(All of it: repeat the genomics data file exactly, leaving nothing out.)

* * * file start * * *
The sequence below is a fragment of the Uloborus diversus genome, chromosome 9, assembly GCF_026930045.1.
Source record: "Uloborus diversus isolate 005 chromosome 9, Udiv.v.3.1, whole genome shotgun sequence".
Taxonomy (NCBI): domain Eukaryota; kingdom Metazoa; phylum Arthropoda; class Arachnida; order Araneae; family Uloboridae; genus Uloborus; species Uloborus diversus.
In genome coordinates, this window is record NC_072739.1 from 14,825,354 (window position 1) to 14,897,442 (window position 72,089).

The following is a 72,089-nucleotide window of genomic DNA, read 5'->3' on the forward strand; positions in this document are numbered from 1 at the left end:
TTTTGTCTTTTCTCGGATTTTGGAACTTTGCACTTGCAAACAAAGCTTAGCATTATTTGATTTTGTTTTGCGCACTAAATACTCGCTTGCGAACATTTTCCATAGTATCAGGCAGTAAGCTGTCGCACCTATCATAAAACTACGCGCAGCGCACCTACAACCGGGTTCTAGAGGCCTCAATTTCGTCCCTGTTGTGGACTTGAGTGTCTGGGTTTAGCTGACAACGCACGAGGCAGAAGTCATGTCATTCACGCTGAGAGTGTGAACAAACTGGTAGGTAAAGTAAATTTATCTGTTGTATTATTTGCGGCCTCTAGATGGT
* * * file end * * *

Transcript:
The sequence below is a fragment of the Uloborus diversus genome, chromosome 9, assembly GCF_026930045.1.
Source record: "Uloborus diversus isolate 005 chromosome 9, Udiv.v.3.1, whole genome shotgun sequence".
Taxonomy (NCBI): domain Eukaryota; kingdom Metazoa; phylum Arthropoda; class Arachnida; order Araneae; family Uloboridae; genus Uloborus; species Uloborus diversus.
In genome coordinates, this window is record NC_072739.1 from 14,825,354 (window position 1) to 14,897,442 (window position 72,089).

The following is a 72,089-nucleotide window of genomic DNA, read 5'->3' on the forward strand; positions in this document are numbered from 1 at the left end:
TTTTGTCTTTTCTCGGATTTTGGAACTTTGCACTTGCAAACAAAGCTTAGCATTATTTGATTTTGTTTTGCGCACTAAATACTCGCTTGCGAACATTTTCCATAGTATCAGGCAGTAAGCTGTCGCACCTATCATAAAACTACGCGCAGCGCACCTACAACCGGGTTCTAGAGGCCTCAATTTCGTCCCTGTTGTGGACTTGAGTGTCTGGGTTTAGCTGACAACGCACGAGGCAGAAGTCATGTCATTCACGCTGAGAGTGTGAACAAACTGGTAGGTAAAGTAAATTTATCTGTTGTATTATTTGCGGCCTCTAGATGGT